I had a crazy hankering for CORN this weekend. Corn in India (well, in Hyderabad) is often more chewy and less sweet than corn in the US. When we first arrived here last year we were told repeatedly "It's impossible to get sweet corn here, you might as well not try!"
WRONG! Once again, India has delivered, and proven that if you know where to look you can get almost anything.
Sweet corn (sometimes called American corn) is often easily found. In the malls here, there are kiosks that sell "American Corn" as a snack. At first I thought it was weird, but then I realized it's an awesome idea. Little cups of corn with masala, pepper, or sugar flavoring.... delicious. And much more healthy for you than the Auntie Ann's 800-calorie pretzel bites dipped in garlic butter you can buy in American malls in the States. (mmmm now I want Auntie Ann's..... nom nom).
(SIDENOTE: The best thing ever about the kiosks though is that we once saw one in Inorbit Mall in Hi-Tech city with a picture of a guy in a University of Iowa swetshirt on the side of the corn kiosk. It looked like it had been randomly downloaded off of someone's Facebook pictures. Awesome.)
Anyway, back to corn. You can sometimes find it easily at your local store. Friday I had no such luck and went instead to Takari, the vegetable shop on Road 1 I always rave about.
Friday night we had a friend over so I bought a bunch of corn to make corn salad (or did we invite him over so that I could by corn and make corn salad?? hmmmmm....).
It was an absurdly easy salad- my favorite kinds. I put the "recipe" (aka "the list of ingredients I felt like putting into the salad) below.
And, a staple in our house, eggplant marinara with fresh tomato sauce.
... and apple pie for dessert. Probably the easiest pie to make in India, since apples are available all year round. I love this crust recipe- if you take the time to ensure the butter is really cold when you cut it into the flour, and rechill it again after you've put it into the pie pan and before you put it into the oven, it comes out deliciously flaky every time.
This is all that was left after I finally remembered to take a photo of it.
Saturday we had about a cob of leftover corn and made simple tacos for dinner (with atta chapatis)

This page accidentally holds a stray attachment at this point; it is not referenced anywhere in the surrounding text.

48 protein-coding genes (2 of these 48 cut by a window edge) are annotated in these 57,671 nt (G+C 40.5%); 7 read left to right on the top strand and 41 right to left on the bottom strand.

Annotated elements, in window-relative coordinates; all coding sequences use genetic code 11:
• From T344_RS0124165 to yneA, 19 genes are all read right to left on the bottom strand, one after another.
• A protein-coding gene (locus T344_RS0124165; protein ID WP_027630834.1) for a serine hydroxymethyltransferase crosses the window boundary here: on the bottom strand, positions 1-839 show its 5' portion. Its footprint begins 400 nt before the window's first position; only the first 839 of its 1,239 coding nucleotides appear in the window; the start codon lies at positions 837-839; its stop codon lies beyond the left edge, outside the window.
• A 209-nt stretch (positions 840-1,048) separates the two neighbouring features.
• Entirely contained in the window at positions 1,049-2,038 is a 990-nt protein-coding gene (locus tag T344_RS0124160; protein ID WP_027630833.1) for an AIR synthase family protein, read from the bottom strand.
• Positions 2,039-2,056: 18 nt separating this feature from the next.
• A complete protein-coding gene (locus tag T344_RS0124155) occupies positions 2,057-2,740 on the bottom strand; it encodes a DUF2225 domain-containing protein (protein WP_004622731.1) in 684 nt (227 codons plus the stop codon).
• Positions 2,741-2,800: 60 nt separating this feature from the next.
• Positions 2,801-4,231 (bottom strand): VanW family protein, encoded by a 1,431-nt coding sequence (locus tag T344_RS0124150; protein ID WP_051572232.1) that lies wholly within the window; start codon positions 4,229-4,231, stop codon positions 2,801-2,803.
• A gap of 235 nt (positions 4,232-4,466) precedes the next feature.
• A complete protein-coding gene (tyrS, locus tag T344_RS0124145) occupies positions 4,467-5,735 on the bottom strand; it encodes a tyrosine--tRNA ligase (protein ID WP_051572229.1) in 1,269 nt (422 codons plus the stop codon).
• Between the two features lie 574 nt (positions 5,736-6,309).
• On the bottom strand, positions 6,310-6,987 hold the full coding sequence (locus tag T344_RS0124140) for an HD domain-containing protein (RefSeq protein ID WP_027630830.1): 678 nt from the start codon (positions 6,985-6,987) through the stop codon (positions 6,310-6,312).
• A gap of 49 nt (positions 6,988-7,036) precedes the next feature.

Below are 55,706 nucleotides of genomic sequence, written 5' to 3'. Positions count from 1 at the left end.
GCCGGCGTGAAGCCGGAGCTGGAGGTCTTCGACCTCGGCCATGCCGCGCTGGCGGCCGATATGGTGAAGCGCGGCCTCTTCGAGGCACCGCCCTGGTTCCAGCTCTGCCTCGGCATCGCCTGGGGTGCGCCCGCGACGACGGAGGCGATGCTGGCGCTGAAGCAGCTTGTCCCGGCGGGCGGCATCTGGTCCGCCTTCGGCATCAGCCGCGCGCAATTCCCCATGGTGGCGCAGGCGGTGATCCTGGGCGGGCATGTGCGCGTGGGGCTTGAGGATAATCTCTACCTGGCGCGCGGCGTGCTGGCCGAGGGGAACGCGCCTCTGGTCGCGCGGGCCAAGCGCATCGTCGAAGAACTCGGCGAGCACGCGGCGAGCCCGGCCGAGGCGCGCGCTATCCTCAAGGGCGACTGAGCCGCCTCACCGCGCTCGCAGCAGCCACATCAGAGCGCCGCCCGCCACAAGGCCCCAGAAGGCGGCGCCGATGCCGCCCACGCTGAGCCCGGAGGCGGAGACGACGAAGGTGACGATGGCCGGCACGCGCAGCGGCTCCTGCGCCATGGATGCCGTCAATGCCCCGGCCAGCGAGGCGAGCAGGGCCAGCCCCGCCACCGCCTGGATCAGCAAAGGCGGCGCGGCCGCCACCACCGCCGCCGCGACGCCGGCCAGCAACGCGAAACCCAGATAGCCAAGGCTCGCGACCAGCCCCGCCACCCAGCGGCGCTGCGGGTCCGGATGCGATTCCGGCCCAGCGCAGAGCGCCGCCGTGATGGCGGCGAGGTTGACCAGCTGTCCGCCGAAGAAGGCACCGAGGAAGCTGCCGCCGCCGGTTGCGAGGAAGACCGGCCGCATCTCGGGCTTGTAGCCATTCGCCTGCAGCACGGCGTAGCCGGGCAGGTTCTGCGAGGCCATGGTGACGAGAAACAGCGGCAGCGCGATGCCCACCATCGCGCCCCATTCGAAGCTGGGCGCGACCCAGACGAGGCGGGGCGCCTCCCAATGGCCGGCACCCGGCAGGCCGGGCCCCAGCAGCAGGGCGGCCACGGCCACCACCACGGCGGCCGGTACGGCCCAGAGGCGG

With fresh papaya and guava... YUMMMMMMMMMM.
The next day I almost started cooking a plain old omelet when I remembered...
....SOME LEFTOVER CRUST DOUGH IN THE FREEZER!!! Mini quiches!!!!
I have been known to throw out the last bit of pie crust, but I will NEVER do such a sinful thing again. Ever. Why throw out leftover dough? Quiches, mini-pies... the list of uses is endless.
So, I'm sorry dough, that I've done that to your kind before. Never again.
Mini-quiches were a good chance to use up the little bit of cheese, peppers (Hindi: mirchi) and tomato that were still hanging out in our fridge after the corn salad.
Chop chop chop.
Pressed the dough into little muffin cups.
Filled with quiche materials.
Twenty-five minutes later.... done.
Hello mini quiches! Hello breakfast!
Fresh corn kernels, cut off the cob
Bell Pepper/capsicum, diced
Red onion, diced
Freshly ground black pepper
Tiny bit of olive oil
Pie Crust (makes enough for two "layers"- two pie crusts or top and bottom of one pie)
1 cup unsalted butter, chilled
3 cups all-purpose flour
3 tbs of white sugar (omit if you are using this for a savory crust)
1/3 c of ice water
Combine flour and sugar. Cut in butter with a pastry blender or food processor until crumbly. Add ice water slowly, mixing with hand or blender until it starts to clump. Lightly knead into a ball, but don't overwork dough. Divide dough into two parts, wrap in plastic wrap and refrigerate for 30 minutes before using. Can be frozen for up to a week or two.
When ready to use, roll out and arrange in pie pan. Refrigerate again for 10 minutes before baking.